Within days of the lockdown in South East Queensland in July 2021 following the first outbreak of the Delta variant, Cairns and Yarrabah also went into lockdown. Having just hosted a Consumer Conversation to hear from consumers across the State during the lockdown in the south-eastern corner, HCQ reached out to consumers and carers from our network in the Far North to find out whether their particular concerns and experiences were reflected in the recommended list of actions in our situation report..
One carer representative from our network, Deb Robins, took the time to describe her experience of accompanying her husband to Brisbane for hospital treatment during this time. In particular, she highlighted the difficulties people are facing in getting reliable information on discharge when they need care far from home and the need for discharge staff to be fully informed so they can give the correct advice to patients and their families.
Read their story here:
My husband and I have been in North Brisbane for the past month and arrived home just as the lockdown in Cairns was lifted. I had escorted him to Brisbane with some trepidation, not being a medical escort, but he was discharged to travel independently and wanted my support. He was being monitored and assessed initially for heart valve surgery. The weeks in Brisbane were filled with innumerable daily tests – some quite invasive. He was also treated medically to improve his overall weak physical condition and boost his heart/lung function to a point where he could survive surgery – which he didn’t reach by the time he was discharged.
Therefore, I was locked down for a handful of days, twice, in my little motel room with kettle, toaster, microwave and walking distance from both his hospitals in Brisbane. I’m certain the Olympics and of course the variety of programs on the ABC and SBS channels helped, but I exercised 1-2 hours daily, read, crafted, but mostly networked for my health roles. In the private hospital there were many days when laundry drop off at the hospital entrance was the only visitation allowed. Of course we could message on the phone after a day of tests, so we understood the greater good of these restrictions. The surgeon assessing him very kindly arranged an exemption for me to attend his rooms which were within the hospital, to help my husband discuss his options and prognosis – that’s when we opted to be re-assessed for more options with the heart transplant team working out of the public system.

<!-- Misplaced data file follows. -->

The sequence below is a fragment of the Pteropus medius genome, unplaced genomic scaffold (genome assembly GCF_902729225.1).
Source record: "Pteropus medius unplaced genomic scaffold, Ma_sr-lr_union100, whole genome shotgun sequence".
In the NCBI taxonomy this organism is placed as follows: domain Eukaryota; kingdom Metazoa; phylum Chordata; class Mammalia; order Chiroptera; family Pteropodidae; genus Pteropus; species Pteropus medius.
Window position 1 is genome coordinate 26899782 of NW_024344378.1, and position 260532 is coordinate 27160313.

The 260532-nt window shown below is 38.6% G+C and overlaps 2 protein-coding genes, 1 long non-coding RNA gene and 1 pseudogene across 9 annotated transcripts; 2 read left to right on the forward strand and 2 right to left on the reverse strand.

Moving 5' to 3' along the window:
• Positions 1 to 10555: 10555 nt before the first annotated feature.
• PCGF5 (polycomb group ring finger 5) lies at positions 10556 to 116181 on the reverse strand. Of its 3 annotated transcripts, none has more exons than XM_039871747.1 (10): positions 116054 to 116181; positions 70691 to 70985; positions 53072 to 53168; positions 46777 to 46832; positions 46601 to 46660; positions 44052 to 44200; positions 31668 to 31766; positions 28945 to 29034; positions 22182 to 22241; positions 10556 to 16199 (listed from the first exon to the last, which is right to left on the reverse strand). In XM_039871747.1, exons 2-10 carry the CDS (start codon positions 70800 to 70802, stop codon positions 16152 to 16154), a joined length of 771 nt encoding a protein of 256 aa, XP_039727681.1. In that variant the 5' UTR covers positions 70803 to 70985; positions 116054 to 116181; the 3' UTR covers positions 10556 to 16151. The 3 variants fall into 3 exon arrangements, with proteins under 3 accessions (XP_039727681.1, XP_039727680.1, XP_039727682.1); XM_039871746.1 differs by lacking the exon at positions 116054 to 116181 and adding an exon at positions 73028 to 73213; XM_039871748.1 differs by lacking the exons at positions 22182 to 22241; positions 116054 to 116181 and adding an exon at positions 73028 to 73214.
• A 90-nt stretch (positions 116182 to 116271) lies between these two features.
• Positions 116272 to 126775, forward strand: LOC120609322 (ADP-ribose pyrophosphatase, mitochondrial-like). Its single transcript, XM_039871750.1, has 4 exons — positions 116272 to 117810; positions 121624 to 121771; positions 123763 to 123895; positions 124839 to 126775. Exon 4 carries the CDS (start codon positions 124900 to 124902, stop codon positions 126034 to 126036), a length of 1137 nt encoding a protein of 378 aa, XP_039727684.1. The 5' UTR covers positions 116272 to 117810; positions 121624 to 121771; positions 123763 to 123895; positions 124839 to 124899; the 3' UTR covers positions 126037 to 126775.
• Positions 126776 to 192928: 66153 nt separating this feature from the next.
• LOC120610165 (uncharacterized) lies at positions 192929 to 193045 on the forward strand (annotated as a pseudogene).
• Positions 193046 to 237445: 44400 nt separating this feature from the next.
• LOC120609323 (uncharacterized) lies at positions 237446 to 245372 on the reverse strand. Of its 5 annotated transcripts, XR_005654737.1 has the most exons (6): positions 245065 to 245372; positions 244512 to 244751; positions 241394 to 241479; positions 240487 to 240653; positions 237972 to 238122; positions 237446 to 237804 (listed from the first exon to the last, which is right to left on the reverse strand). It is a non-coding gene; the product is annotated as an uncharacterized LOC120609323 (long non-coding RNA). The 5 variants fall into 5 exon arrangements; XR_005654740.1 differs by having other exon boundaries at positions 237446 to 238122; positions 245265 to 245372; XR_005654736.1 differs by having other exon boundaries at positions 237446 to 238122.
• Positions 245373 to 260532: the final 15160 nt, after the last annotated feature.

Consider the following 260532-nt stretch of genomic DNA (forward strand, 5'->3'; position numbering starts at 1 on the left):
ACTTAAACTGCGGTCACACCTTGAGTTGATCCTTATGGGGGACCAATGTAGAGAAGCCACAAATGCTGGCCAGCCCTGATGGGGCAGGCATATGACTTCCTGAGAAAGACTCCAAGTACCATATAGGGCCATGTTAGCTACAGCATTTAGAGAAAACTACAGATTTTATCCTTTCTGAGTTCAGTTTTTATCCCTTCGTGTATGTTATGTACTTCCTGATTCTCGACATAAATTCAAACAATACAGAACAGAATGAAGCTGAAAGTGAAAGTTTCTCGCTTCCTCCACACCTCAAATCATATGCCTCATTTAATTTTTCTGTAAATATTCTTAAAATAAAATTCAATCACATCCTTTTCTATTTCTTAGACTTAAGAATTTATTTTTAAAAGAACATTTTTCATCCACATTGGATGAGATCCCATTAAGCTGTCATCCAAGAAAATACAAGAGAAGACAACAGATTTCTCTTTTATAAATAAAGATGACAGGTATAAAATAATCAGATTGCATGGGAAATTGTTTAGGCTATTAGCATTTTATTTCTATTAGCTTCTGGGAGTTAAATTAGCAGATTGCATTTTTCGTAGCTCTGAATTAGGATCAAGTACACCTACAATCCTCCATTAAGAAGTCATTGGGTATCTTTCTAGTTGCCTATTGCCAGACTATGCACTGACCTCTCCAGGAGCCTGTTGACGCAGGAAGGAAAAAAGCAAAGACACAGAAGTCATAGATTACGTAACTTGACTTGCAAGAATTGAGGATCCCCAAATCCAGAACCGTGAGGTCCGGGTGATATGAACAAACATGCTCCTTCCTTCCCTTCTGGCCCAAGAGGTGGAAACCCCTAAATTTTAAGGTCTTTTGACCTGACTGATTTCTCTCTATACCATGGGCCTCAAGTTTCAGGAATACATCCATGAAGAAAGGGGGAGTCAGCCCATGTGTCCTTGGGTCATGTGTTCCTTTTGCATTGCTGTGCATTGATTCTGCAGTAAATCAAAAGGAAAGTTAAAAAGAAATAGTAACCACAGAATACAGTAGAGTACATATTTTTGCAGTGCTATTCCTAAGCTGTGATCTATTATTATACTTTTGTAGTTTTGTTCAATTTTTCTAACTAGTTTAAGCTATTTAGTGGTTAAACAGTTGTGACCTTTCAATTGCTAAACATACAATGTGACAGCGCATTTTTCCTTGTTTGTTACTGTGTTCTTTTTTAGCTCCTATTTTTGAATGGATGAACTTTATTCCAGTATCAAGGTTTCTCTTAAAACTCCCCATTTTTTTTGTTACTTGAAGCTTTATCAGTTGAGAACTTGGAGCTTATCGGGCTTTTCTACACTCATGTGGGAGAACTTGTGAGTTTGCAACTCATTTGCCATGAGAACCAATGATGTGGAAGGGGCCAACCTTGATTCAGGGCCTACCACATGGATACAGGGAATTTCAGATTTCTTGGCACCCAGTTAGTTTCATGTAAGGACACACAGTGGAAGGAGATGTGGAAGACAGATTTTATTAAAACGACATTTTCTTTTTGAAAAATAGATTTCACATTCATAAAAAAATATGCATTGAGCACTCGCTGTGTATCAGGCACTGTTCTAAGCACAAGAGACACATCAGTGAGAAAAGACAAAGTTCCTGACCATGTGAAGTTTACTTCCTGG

I seemed to be exempted to visit more when my husband was admitted in the public system and was grateful for those two hour sessions most days. The public hospital didn’t require temperature checks but issued a new mask and checked the SMS exemption. I believe the intervention of the social worker in the public hospital (ours was just for heart patients like my husband) made the difference there. I’m not saying anyone should be exempt but was grateful, being so far from our rural (and at the time virus free area), isolating and complying with essential shopping, checking-in and mask wearing was taken into consideration. Thus, a social worker is definitely a good translator/advocate between a patient’s next of kin and the administration in my opinion.
I was surprised when we knew we would be released and Brisbane was still in lock-down, that the local police couldn’t advise me about travelling home to Cairns. I presumed that they are the ones who are checking on travellers and issuing fines if a person was more than 10kms from their home etc, so I really thought they should know. They said they didn’t and told me to clarify from the Qld Health Covid hotline webpage – the information seemed to indicate we could travel directly home and self-isolate there for as long as the hotspot area, where we had been, was in lockdown. I waited to speak to an actual person (only about 20mins) who checked with someone else, that indeed I had interpreted it correctly so we would be able to leave for home before the lockdown was lifted, when my husband was discharged.